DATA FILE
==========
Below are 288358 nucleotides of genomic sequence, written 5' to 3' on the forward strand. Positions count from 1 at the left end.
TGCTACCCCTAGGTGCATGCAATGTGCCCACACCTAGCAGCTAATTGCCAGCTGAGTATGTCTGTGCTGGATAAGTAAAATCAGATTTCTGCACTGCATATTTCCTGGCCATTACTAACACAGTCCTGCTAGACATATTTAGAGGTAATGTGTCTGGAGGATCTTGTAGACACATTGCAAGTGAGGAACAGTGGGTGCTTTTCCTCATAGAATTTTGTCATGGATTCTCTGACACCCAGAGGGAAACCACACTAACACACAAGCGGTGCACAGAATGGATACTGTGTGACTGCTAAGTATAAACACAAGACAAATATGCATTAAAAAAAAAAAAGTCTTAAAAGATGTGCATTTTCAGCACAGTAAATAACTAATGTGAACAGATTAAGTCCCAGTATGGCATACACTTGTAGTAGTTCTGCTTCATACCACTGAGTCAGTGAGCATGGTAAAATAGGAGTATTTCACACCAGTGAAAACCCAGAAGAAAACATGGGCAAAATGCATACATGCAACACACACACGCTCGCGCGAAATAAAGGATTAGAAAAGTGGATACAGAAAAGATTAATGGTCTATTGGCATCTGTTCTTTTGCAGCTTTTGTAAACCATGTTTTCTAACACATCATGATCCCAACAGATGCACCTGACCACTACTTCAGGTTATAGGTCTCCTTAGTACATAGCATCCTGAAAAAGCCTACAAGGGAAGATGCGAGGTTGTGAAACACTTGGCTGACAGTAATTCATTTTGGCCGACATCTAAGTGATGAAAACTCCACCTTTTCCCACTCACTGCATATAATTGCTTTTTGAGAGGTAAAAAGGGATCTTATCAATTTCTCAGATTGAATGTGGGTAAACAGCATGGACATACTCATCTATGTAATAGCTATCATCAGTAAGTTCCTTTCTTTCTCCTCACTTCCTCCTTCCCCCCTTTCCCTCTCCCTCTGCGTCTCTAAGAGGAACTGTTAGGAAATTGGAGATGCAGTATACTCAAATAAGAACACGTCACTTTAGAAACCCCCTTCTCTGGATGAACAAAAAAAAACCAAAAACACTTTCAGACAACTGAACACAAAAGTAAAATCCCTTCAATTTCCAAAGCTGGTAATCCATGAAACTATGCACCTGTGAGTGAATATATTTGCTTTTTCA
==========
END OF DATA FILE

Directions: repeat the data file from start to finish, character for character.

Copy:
Below are 288358 nucleotides of genomic sequence, written 5' to 3' on the forward strand. Positions count from 1 at the left end.
TGCTACCCCTAGGTGCATGCAATGTGCCCACACCTAGCAGCTAATTGCCAGCTGAGTATGTCTGTGCTGGATAAGTAAAATCAGATTTCTGCACTGCATATTTCCTGGCCATTACTAACACAGTCCTGCTAGACATATTTAGAGGTAATGTGTCTGGAGGATCTTGTAGACACATTGCAAGTGAGGAACAGTGGGTGCTTTTCCTCATAGAATTTTGTCATGGATTCTCTGACACCCAGAGGGAAACCACACTAACACACAAGCGGTGCACAGAATGGATACTGTGTGACTGCTAAGTATAAACACAAGACAAATATGCATTAAAAAAAAAAAAGTCTTAAAAGATGTGCATTTTCAGCACAGTAAATAACTAATGTGAACAGATTAAGTCCCAGTATGGCATACACTTGTAGTAGTTCTGCTTCATACCACTGAGTCAGTGAGCATGGTAAAATAGGAGTATTTCACACCAGTGAAAACCCAGAAGAAAACATGGGCAAAATGCATACATGCAACACACACACGCTCGCGCGAAATAAAGGATTAGAAAAGTGGATACAGAAAAGATTAATGGTCTATTGGCATCTGTTCTTTTGCAGCTTTTGTAAACCATGTTTTCTAACACATCATGATCCCAACAGATGCACCTGACCACTACTTCAGGTTATAGGTCTCCTTAGTACATAGCATCCTGAAAAAGCCTACAAGGGAAGATGCGAGGTTGTGAAACACTTGGCTGACAGTAATTCATTTTGGCCGACATCTAAGTGATGAAAACTCCACCTTTTCCCACTCACTGCATATAATTGCTTTTTGAGAGGTAAAAAGGGATCTTATCAATTTCTCAGATTGAATGTGGGTAAACAGCATGGACATACTCATCTATGTAATAGCTATCATCAGTAAGTTCCTTTCTTTCTCCTCACTTCCTCCTTCCCCCCTTTCCCTCTCCCTCTGCGTCTCTAAGAGGAACTGTTAGGAAATTGGAGATGCAGTATACTCAAATAAGAACACGTCACTTTAGAAACCCCCTTCTCTGGATGAACAAAAAAAAACCAAAAACACTTTCAGACAACTGAACACAAAAGTAAAATCCCTTCAATTTCCAAAGCTGGTAATCCATGAAACTATGCACCTGTGAGTGAATATATTTGCTTTTTCA